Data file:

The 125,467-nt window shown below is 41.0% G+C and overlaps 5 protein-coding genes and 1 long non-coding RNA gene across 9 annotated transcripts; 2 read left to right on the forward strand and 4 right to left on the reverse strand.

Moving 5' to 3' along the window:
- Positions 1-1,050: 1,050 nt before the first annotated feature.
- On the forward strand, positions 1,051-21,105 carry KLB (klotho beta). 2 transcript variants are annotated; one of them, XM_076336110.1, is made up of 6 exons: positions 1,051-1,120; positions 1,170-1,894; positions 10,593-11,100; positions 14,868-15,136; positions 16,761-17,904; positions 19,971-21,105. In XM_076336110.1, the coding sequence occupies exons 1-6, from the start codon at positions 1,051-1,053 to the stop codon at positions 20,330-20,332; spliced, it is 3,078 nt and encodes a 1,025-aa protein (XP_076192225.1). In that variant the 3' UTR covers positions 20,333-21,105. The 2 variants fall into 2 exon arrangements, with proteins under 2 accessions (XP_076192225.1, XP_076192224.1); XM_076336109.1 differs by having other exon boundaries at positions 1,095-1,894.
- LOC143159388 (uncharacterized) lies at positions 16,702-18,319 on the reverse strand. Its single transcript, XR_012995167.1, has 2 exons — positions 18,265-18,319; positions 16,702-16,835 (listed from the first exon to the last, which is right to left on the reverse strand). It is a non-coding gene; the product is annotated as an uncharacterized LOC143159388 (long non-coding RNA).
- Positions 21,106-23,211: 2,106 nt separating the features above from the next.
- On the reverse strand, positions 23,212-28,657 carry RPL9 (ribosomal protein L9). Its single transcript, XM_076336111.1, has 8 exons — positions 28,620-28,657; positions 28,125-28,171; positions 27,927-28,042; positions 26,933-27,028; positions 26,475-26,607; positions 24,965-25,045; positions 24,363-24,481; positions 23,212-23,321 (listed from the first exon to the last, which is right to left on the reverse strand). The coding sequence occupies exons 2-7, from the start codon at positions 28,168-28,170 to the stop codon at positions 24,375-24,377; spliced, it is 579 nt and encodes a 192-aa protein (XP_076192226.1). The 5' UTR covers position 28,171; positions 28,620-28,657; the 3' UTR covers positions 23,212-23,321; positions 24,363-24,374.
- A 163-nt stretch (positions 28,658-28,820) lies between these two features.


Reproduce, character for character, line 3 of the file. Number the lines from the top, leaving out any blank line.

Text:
- Positions 1-1,050: 1,050 nt before the first annotated feature.